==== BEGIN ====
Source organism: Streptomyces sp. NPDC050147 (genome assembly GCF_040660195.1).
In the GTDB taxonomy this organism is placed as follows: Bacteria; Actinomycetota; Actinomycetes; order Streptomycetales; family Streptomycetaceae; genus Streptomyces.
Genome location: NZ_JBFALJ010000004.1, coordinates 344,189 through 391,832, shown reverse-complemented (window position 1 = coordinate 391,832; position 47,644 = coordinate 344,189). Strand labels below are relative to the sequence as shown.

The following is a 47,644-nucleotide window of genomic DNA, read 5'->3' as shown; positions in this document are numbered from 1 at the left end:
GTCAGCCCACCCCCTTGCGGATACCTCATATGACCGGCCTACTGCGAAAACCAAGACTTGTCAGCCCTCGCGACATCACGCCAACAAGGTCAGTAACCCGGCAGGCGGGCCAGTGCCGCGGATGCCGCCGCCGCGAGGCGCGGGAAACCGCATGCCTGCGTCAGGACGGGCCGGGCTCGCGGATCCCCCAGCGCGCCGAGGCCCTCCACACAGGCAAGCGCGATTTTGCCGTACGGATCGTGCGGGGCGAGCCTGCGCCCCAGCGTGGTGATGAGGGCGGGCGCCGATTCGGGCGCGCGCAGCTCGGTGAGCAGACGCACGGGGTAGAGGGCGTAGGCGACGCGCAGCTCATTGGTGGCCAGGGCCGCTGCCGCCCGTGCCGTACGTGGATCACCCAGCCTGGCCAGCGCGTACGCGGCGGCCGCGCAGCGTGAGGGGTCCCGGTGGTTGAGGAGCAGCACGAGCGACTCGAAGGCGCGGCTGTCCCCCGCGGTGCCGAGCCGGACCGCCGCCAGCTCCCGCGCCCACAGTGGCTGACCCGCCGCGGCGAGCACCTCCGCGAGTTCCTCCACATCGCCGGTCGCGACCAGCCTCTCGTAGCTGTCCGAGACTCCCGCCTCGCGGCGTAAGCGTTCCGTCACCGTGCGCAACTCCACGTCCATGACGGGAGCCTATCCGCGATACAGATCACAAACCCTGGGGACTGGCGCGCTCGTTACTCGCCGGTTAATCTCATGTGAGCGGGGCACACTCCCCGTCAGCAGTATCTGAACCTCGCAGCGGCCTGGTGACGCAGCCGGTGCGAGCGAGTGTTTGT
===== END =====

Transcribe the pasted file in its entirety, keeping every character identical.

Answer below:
Source organism: Streptomyces sp. NPDC050147 (genome assembly GCF_040660195.1).
In the GTDB taxonomy this organism is placed as follows: Bacteria; Actinomycetota; Actinomycetes; order Streptomycetales; family Streptomycetaceae; genus Streptomyces.
Genome location: NZ_JBFALJ010000004.1, coordinates 344,189 through 391,832, shown reverse-complemented (window position 1 = coordinate 391,832; position 47,644 = coordinate 344,189). Strand labels below are relative to the sequence as shown.

The following is a 47,644-nucleotide window of genomic DNA, read 5'->3' as shown; positions in this document are numbered from 1 at the left end:
GTCAGCCCACCCCCTTGCGGATACCTCATATGACCGGCCTACTGCGAAAACCAAGACTTGTCAGCCCTCGCGACATCACGCCAACAAGGTCAGTAACCCGGCAGGCGGGCCAGTGCCGCGGATGCCGCCGCCGCGAGGCGCGGGAAACCGCATGCCTGCGTCAGGACGGGCCGGGCTCGCGGATCCCCCAGCGCGCCGAGGCCCTCCACACAGGCAAGCGCGATTTTGCCGTACGGATCGTGCGGGGCGAGCCTGCGCCCCAGCGTGGTGATGAGGGCGGGCGCCGATTCGGGCGCGCGCAGCTCGGTGAGCAGACGCACGGGGTAGAGGGCGTAGGCGACGCGCAGCTCATTGGTGGCCAGGGCCGCTGCCGCCCGTGCCGTACGTGGATCACCCAGCCTGGCCAGCGCGTACGCGGCGGCCGCGCAGCGTGAGGGGTCCCGGTGGTTGAGGAGCAGCACGAGCGACTCGAAGGCGCGGCTGTCCCCCGCGGTGCCGAGCCGGACCGCCGCCAGCTCCCGCGCCCACAGTGGCTGACCCGCCGCGGCGAGCACCTCCGCGAGTTCCTCCACATCGCCGGTCGCGACCAGCCTCTCGTAGCTGTCCGAGACTCCCGCCTCGCGGCGTAAGCGTTCCGTCACCGTGCGCAACTCCACGTCCATGACGGGAGCCTATCCGCGATACAGATCACAAACCCTGGGGACTGGCGCGCTCGTTACTCGCCGGTTAATCTCATGTGAGCGGGGCACACTCCCCGTCAGCAGTATCTGAACCTCGCAGCGGCCTGGTGACGCAGCCGGTGCGAGCGAGTGTTTGT